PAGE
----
NF-κB mediates the transcription of mouse calsarcin-1 gene, but not calsarcin-2, in C2C12 cells
1 Department of Gene and Cell Engineering, State Key Laboratory of Animal Nutrition, Institute of Animal Science, Chinese Academy of Agricultural Sciences, Beijing 100094, P. R. China
2 Key Laboratory of Animal Genetics, Breeding and Reproduction of the Ministry of Education of China, Huazhong Agricultural University, Wuhan 430070, P. R. China
BMC Molecular Biology 2007, 8:19 doi:10.1186/1471-2199-8-19Published: 6 March 2007
The calsarcins comprise a novel family of muscle-specific calcineurin-interaction proteins that play an important role in modulating both the function and substrate specificity of calcineurin in muscle cells. The expression of calsarcin-1 (CS-1) is restricted to slow-twitch skeletal muscle fibres, whereas that of both calsarcin-2 (CS-2) and calsarcin-3 (CS-3) is enriched in fast-twitch fibres. However, the transcriptional control of this selective expression has not been previously elucidated.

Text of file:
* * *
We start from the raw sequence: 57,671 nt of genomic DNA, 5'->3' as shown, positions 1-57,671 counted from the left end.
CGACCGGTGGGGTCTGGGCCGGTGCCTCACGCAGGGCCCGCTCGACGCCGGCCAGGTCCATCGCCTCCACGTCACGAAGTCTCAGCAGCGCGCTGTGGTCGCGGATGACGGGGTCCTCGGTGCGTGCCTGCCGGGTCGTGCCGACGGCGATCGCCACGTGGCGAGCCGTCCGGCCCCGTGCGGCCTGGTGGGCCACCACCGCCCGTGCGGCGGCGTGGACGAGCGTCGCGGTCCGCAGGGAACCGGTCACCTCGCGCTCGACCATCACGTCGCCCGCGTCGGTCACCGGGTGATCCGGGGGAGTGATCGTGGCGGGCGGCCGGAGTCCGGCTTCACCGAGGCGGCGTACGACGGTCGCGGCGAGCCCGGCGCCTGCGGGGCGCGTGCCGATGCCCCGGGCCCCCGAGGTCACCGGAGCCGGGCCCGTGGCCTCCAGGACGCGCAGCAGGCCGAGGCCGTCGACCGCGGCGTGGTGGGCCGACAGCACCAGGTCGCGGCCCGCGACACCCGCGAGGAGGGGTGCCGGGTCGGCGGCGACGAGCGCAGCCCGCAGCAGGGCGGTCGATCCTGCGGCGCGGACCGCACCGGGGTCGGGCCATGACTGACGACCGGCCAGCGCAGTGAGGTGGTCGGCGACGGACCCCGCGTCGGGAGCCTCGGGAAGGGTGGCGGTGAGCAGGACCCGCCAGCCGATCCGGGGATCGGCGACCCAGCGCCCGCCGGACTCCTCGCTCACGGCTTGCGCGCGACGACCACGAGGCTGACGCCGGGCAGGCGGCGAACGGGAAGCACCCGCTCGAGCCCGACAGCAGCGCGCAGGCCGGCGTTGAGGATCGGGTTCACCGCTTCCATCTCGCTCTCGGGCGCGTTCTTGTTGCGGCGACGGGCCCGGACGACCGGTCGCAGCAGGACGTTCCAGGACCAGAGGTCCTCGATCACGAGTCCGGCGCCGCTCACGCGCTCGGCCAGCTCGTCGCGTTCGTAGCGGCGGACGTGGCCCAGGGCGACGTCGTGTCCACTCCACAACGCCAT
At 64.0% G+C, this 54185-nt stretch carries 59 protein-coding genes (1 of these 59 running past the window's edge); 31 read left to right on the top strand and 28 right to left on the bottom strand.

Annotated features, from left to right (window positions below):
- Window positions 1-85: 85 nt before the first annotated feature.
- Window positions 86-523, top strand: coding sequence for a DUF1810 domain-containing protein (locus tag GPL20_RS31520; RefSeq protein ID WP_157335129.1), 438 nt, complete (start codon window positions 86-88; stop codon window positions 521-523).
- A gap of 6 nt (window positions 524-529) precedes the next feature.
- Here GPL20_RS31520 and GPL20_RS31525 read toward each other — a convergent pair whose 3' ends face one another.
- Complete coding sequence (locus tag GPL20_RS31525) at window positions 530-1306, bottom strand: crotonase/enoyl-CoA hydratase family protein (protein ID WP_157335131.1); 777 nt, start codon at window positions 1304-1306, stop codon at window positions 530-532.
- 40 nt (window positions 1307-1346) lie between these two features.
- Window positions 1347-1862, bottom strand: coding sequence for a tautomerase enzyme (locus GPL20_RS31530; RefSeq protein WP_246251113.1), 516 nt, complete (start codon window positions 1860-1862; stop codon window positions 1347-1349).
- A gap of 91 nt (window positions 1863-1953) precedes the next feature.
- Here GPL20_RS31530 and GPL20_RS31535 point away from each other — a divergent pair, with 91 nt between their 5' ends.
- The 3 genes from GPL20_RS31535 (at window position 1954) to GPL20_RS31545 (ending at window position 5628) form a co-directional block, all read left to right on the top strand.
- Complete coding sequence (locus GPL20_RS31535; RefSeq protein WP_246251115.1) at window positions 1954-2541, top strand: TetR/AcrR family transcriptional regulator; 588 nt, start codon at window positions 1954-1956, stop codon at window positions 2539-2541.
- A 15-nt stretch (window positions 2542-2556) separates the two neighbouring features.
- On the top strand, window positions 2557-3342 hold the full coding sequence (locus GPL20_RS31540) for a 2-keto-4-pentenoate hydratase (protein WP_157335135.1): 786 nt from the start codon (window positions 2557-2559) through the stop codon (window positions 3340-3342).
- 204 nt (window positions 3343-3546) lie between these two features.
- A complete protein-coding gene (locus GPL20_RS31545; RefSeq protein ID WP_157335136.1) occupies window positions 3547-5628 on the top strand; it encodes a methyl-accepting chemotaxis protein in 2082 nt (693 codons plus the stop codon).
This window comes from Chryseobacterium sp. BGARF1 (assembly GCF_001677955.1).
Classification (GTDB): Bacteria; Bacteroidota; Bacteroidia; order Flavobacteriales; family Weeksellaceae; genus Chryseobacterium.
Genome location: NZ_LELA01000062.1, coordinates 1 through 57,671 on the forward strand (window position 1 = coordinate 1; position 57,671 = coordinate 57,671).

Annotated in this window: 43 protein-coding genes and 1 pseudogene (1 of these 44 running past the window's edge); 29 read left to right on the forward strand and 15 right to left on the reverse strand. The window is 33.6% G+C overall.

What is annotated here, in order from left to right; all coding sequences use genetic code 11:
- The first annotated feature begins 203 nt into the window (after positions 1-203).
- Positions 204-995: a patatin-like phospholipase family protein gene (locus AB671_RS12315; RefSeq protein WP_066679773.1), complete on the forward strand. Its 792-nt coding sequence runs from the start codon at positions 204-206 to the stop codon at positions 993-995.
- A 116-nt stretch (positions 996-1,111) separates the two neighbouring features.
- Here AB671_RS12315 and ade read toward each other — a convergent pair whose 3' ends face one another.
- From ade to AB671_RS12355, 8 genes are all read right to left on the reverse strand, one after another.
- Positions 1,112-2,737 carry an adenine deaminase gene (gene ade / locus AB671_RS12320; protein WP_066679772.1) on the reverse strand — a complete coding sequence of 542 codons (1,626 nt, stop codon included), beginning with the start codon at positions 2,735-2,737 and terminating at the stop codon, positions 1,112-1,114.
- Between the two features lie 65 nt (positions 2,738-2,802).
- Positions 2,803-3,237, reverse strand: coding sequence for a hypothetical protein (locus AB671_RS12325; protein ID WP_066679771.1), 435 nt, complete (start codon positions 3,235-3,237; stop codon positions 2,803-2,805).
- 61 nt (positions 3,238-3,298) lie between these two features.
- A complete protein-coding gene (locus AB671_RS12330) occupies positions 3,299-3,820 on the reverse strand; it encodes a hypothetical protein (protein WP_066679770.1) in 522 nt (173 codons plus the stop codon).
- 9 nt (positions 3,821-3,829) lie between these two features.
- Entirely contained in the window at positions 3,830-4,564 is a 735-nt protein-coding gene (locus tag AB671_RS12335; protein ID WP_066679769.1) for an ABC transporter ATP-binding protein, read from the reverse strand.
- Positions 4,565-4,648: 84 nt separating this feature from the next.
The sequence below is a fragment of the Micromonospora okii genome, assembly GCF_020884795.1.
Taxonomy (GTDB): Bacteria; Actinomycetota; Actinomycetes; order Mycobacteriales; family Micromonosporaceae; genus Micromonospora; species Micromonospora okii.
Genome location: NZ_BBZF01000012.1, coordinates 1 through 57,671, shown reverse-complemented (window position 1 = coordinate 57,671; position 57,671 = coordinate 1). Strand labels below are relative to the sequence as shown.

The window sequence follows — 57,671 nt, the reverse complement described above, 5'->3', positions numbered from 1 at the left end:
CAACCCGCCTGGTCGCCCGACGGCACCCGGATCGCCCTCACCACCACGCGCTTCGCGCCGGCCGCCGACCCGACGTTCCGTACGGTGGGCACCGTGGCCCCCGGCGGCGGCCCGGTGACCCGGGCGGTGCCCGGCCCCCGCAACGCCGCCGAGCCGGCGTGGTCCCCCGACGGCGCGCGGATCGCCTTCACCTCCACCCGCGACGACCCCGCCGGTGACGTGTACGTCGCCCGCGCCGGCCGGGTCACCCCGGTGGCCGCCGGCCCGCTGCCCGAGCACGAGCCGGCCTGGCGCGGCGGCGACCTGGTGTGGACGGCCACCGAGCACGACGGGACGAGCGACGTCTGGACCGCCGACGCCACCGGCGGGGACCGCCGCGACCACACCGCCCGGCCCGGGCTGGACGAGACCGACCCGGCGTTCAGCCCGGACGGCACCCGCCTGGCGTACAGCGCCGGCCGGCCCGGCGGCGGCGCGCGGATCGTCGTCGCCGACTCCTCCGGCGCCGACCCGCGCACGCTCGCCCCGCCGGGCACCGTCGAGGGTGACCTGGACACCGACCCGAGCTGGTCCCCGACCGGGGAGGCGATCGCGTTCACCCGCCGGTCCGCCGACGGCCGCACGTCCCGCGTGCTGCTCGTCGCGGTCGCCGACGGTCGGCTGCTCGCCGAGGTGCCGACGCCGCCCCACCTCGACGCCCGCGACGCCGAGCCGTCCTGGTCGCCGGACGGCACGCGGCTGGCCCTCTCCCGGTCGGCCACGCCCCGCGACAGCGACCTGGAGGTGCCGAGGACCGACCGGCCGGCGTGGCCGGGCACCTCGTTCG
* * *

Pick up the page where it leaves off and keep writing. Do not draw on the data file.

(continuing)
Our real-time RT-PCR analyses suggest that the expression of CS-1 and CS-2 is increased during the myogenic differentiation of mouse C2C12 cells. Promoter deletion analysis further suggests that an NF-κB binding site within the CS-1 promoter is responsible for the up-regulation of CS-1 transcription, but no similar mechanism was evident for CS-2. These findings are further supported by the results of EMSA analysis, as well as by overexpression and inhibition experiments in which NF-κB function was blocked by treatment with its inhibitor, PDTC. In addition, the overexpression of NFATc4 induces both the CS-1 and CS-2 promoters, whereas MEF2C only activates CS-1.
Our present data suggest that NF-κB is required for the transcription of mouse CS-1 but not CS-2, and that the regulation of the calsarcins is mediated also by the NFAT and MEF2 transcription factors. These results provide new insights into the molecular mechanisms governing transcription in specific muscle fibre cells. The calsarcins may also serve as a valuable mechanistic tool to better understand the regulation of calcineurin signalling during muscle differentiation.